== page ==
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Marks & Spencer profits drop as digital push ramps up
Clothing, home and luxury food retailer Marks & Spencer has been pushing to make its business more digital, but its half-year profits have seen a hit
Marks & Spencer has suffered a drop in profits, despite ongoing plans to make the business more digital.
The retailer’s half-year results ending September 2019 saw a 17.1% year-on-year drop in profit before tax adjusting items, from £213.0m in 2018 to £176.5m in 2019.
But the retailer has been implementing several changes in attempt to push forward its digital agenda and catch up with other supermarkets, leading to an increase in online revenue and website traffic.
“Our transformation plan is now running at a pace and scale not seen before at Marks & Spencer,” said CEO Steve Rowe. “For the first time, we are beginning to see the potential from the far-reaching changes we are making.
“The Food business is outperforming the market,” he said. “Our deal to create a joint venture with Ocado is complete and plans to transition to the Marks & Spencer range are on track. Our cost reduction and store technology programmes are on track.”
Website traffic for the retailer increased 8% year-on-year, and a 0.2% increase in online revenue for M&S.com, which the retailer admitted was a lower increase than expected due to issues with “availability and product mix”.
In the future, the retailer is aiming to continue to build its online presence – partially through its upcoming £750m relationship with Ocado – to grow its customer database and develop its customer loyalty programme with the aim of online making up a third of its sales in the UK.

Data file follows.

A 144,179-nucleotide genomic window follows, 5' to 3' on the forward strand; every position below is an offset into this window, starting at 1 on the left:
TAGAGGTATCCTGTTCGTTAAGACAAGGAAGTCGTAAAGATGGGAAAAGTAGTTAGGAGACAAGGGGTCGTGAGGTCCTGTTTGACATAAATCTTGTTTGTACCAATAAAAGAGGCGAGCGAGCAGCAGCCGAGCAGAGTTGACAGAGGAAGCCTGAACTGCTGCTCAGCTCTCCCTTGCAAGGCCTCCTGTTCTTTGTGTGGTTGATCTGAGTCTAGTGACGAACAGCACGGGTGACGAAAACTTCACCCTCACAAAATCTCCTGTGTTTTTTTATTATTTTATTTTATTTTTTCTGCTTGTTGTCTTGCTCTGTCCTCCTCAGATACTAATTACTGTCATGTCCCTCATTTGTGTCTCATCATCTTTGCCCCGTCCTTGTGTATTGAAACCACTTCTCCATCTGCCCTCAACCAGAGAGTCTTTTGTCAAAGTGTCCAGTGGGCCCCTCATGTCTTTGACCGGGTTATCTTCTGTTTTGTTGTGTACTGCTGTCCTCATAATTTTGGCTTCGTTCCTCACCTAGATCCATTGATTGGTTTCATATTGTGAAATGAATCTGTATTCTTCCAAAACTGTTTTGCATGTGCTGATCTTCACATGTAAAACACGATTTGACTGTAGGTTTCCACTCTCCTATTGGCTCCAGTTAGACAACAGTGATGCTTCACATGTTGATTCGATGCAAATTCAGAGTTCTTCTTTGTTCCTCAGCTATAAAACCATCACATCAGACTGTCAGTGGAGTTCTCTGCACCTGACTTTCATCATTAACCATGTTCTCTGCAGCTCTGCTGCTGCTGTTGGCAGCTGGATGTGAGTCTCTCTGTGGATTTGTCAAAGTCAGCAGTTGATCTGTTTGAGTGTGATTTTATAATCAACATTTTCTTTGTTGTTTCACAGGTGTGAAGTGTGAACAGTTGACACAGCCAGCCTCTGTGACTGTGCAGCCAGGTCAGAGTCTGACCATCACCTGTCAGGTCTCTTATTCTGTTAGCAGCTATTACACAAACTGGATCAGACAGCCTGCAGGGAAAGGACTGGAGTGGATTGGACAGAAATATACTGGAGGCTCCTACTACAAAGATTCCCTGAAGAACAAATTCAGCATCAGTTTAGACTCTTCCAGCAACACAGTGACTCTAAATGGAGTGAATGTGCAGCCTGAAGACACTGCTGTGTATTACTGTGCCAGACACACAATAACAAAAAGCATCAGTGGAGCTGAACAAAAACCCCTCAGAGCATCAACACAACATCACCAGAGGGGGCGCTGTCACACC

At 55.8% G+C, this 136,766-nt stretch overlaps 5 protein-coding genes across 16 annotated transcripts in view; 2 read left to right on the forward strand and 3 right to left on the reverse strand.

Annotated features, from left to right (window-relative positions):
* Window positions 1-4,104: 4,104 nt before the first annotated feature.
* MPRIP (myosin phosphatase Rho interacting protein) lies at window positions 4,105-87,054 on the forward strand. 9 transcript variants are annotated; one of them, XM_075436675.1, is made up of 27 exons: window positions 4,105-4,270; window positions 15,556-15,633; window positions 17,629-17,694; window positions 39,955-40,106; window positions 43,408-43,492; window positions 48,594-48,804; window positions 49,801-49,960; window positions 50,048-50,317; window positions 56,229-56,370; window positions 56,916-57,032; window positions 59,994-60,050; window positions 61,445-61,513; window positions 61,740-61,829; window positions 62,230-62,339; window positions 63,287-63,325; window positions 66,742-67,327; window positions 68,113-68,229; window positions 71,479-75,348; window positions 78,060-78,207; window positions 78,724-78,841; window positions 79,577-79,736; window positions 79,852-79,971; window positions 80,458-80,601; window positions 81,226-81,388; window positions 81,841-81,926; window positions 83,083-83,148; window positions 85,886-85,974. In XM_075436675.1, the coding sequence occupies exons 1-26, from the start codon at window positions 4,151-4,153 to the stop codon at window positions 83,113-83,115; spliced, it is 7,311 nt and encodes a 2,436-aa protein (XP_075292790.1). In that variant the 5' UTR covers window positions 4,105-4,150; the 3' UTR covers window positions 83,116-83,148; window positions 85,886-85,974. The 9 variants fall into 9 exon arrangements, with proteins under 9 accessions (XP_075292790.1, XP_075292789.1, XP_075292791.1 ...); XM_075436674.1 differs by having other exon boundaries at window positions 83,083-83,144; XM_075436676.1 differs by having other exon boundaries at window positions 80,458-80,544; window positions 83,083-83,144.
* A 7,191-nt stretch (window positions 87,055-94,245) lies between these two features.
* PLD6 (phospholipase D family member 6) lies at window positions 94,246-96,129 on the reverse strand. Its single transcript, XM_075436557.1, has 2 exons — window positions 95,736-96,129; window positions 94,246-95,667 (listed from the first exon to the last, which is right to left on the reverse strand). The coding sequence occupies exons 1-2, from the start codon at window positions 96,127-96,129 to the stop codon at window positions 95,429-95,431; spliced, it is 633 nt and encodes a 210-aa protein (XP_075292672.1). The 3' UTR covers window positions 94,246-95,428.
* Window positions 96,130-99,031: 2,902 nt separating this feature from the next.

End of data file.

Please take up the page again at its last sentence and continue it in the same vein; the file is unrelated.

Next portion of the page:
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But other parts of the business have suffered in the past year, with its clothing and home revenue dropping.
The firm put this down to supply chain issues. “In Clothing & Home, we are making up for lost time,” said Rowe. “We are still in the early stages, but we are clear on the issues we need to fix and, after a challenging first half, we are seeing a positive response to this season’s contemporary styling and better value product.”
As well as previously working on its data science remit by partnering with Decoded to teach its employees data science skills, over the past year, the retailer has introduced several digital measures to cater to increasingly demanding mobile-focused customers.
In early 2019, the retailer introduced a photo searching capability to its mobile site to help people find products they might like using external images, such as outfits they have found on social media.
Battery charging banks
To further encourage a move into the mobile space, the retailer also partnered with a startup called ChargeUp to introduce battery charging banks its stores for customer use while shopping.
The retailer also partnered with Founders Factory, a network for entrepreneurs and startups, to gain access to new innovations with the possibility of building new joint retail ventures.
More recently, the retailer announced it would be trialling an 11pm cut-off for free next day click-and-collect delivery – many retailers are pushing their limits when it comes to convenience to cater to fickle modern customers.
It also plans to relaunch its Sparks customer rewards programme in 2020, as a way to promote “greater personalisation and engagement”.
This digital push comes after the retailer admitted its online remit is behind that of its competitors, as well as a recognition that online grocery shopping is one of the fastest-growing channels in the retail sector.